Simple x86_64 buffer overflow in gdbIf you enjoy my work, please donate! I work hard keeping oxasploits running!
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We will be debugging a C buffer overflow in gdb to attain higher privileges.
The basic idea behind a C buffer overflow is pretty simple. You have a buffer, a chunk of memory reserved for the purpose of storing data. To the outside of this on the stack (which grows downwards on x86 and x86_64, meaning as it gets larger the memory addresses go down), other pieces of the program are stored and manipulated. Generally, the idea as we are hacking is to redirect program flow as we see fit. Luckily for us, manipulation of the stack (stack “smashing”) can allow us to do this. Usually, you’ll want to gain privileges, usually by execution of shellcode - or whatever your end goal is, but for the purposes of this tutorial, we’ll just be redirecting program flow to code that would otherwise be unreachable to us (in practice, this can be virtually anything; even including the execution of instructions that were not formally there). This is done by writing past the end of the buffer and arbitrarily overwriting the stack.
You’ll need some patience, a C compiler (I’m using gcc, I recommend you use that to follow along), as well as gdb (the debugger, giddabug as I lovingly call it), and a Linux machine or VM, and perl or python (this walkthrough uses perl).
My environment is:
1 2 3 4 gcc version 9.3.0 (Ubuntu 9.3.0-17ubuntu1~20.04) GNU gdb (Ubuntu 9.2-0ubuntu1~20.04) 9.2 Linux jerkon 5.11.0-41-generic #45~20.04.1-Ubuntu SMP Wed Nov 10 10:20:10 UTC 2021 x86_64 x86_64 x86_64 GNU/Linux This is perl 5, version 30, subversion 0 (v5.30.0) built for x86_64-linux-gnu-thread-multi
The Vulnerable Code
This program is vulnerable to a buffer overflow:
Upon reading the code, you’ll notice that we allocate a char array u of 16 bytes, but then we use
scanf to bring in user input, without checking the length of the data the user entered. Compile
the code using the command
gcc pwnme.c -o pwnme -fno-stack-protector -ggdb. You’ll need the
-ggdb to be able to see the C source file in gdb, and -fno-stack-protector so stack smashing
protection isn’t compiled into the binary for testing.
Simply run it and press a few (more than 16!) random keys, you’ll then be overwriting the stack. Unless the data entered is carefully picked, this usually just results in a crash, more often what’s known as a segmentation fault.
You can now fire up gdb and pull in our binary using the command:
gdb ./pwnme. You should then
see some version information, and, assuming you compiled in debugging symbols with -ggdb earlier,
you should see:
One of the foremost things I usually do, just to get a feel for the code at hand, is enter
disas main (short for disassemble). You can replace main with any function name called from
within the code, including libraries used.
Right off the bat, you should see a bunch of locations of various instruction sequences in memory.
You can get an idea of where the code you want to land at is by typing
list 11 which should show you
the C source 4 lines before and after line 11; where you want to land, at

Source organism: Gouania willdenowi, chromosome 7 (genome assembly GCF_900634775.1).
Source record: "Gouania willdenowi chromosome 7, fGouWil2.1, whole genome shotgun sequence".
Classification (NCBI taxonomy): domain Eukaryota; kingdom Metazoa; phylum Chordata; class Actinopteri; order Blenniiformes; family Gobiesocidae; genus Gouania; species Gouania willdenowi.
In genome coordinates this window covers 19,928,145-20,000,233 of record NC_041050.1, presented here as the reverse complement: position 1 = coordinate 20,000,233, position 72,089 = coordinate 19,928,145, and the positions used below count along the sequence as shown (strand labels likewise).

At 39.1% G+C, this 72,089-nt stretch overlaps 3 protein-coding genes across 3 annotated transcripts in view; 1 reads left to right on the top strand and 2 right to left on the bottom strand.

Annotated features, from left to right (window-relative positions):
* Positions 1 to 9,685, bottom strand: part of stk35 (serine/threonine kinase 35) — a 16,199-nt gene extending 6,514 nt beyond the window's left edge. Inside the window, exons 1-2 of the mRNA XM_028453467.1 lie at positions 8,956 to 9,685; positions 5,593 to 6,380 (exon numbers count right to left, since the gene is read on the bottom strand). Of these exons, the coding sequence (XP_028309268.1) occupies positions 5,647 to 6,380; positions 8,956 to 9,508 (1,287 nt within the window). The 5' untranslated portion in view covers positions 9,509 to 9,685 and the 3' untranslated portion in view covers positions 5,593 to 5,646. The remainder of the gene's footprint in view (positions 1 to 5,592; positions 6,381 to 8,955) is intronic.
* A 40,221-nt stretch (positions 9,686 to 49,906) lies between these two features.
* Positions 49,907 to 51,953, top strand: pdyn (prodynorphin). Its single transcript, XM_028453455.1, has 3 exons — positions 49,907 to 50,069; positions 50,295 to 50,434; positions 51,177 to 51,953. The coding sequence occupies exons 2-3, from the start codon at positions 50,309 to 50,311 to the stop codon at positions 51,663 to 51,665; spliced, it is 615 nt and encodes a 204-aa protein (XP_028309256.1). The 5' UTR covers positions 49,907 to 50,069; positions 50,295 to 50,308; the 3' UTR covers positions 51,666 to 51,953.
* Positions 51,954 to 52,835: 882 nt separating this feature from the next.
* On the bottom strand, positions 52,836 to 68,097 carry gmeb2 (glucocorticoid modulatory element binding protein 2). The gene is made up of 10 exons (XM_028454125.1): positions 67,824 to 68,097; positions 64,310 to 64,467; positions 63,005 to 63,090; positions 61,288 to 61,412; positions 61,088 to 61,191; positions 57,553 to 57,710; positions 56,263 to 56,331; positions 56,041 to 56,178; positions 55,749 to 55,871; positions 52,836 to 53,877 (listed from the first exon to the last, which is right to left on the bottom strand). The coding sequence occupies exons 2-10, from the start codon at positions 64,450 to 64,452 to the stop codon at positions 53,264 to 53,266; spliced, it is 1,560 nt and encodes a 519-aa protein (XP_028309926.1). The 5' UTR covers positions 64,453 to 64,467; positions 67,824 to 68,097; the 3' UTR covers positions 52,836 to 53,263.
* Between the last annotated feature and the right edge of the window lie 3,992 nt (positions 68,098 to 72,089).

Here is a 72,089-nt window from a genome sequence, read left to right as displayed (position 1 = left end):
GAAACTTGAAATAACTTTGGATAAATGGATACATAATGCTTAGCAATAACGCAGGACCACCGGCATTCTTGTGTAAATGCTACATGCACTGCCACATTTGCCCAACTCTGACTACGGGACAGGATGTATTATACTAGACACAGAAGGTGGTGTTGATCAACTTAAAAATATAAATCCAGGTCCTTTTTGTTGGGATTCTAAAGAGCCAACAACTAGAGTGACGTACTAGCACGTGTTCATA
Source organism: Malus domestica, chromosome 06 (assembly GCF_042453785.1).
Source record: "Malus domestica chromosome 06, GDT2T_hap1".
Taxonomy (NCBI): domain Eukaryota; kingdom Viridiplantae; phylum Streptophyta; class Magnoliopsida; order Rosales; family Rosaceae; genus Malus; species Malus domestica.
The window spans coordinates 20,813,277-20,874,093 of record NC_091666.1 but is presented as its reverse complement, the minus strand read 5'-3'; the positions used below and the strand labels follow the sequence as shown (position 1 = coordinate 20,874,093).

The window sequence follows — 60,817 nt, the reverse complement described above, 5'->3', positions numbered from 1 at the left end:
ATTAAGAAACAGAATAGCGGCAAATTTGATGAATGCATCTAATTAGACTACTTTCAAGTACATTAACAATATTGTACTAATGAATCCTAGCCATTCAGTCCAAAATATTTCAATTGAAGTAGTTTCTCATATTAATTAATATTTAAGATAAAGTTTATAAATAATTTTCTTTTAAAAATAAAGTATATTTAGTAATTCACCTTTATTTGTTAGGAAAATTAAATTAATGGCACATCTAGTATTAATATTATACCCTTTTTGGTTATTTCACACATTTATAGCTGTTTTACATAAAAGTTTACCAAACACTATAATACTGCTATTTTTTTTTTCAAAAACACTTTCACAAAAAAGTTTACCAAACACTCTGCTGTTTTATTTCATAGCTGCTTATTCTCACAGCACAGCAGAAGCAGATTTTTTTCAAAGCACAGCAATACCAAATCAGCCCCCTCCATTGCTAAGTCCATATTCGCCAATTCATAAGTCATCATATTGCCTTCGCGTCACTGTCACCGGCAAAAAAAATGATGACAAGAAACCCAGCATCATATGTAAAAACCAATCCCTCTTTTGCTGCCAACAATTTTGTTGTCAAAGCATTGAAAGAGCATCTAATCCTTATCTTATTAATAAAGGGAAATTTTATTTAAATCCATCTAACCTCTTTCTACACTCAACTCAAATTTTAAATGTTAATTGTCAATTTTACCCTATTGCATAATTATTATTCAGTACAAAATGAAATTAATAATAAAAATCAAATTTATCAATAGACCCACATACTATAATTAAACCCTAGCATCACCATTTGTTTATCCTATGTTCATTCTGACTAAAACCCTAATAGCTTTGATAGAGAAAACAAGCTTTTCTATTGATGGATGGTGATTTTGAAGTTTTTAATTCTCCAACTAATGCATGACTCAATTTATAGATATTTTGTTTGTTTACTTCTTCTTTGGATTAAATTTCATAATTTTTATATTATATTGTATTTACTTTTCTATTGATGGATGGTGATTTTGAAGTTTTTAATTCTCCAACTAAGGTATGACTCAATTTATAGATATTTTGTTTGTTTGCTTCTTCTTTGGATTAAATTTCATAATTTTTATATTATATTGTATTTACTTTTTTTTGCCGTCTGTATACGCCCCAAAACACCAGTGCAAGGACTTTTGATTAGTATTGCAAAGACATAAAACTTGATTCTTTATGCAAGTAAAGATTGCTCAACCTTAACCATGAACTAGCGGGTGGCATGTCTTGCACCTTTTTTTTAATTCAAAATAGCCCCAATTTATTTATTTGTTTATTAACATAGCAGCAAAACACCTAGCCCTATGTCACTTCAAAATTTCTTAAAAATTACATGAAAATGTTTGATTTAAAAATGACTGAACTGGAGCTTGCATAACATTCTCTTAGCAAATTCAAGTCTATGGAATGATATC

printf("How you do dat?\n");. Your gdb session should now look something like this:
We’ll now insert a breakpoint at line 10, the conditional check
if (p != 0) that we want to
You should also insert a breakpoint at line 11 so it will notify you when you land in the correct spot.
The next part takes a bit of trial and error, you’ll need to figure out how many A’s (hex 0x41) you can insert past the end of the buffer u until you fully overwrite the RIP address (return instruction pointer).
It should look something like this when you’ve found the max overwrite:
As you can see, we hit a segmentation fault and at the time of the fault, the RIP was pointed at
0x414141414141, a non-existent memory location. You can check this two ways:
Now that the program has been run, crashed, and left some registers behind for gdb to inspect, you
should again run
disas main and this time your memory locations should be prefixed with 0x5555555.
You can now run
info breakpoints and you’ll see something like:
So now you know that line 11 in the original C program corresponds to memory location
0x000055555555519b. You can view which exact instructions will be executed at that location too:
By now you can probably see where this is headed. We’ll want to overwrite the return pointer with
0x55555555519b so that we skip past the p conditional.
You’ll need to recalculate the number of A’s as padding to use, it’s usually the number you used - 6.
Addresses in memory will be backward because of the endianness, so to illustrate this let us try:
We’re now ready to plug in our memory location
0x000055555555519b. It’s worth noting that the
leading zeros don’t matter and should be omitted here. Also, if it were required to use
since this translates to NULL, and code execution stops if it hits a NULL character, you would
need to find another way around using the existing instructions.
So the moment of truth, and to make this work you’ll need to change
0x55555555519b to wherever your
compiler assigned the instruction in memory. It’s likely different from where mine did!
Looks like we did it! We finally hit breakpoint #2 and were able to execute the instructions at
0x55555555519b, printing “How u do dat?”.
This buffer overflow was quite trivial, and most will require quite a bit more work to exploit. You should however now get a general concept, and learn some about gdb in the process.
If you have questions or need help, feel free to leave a comment, or email me!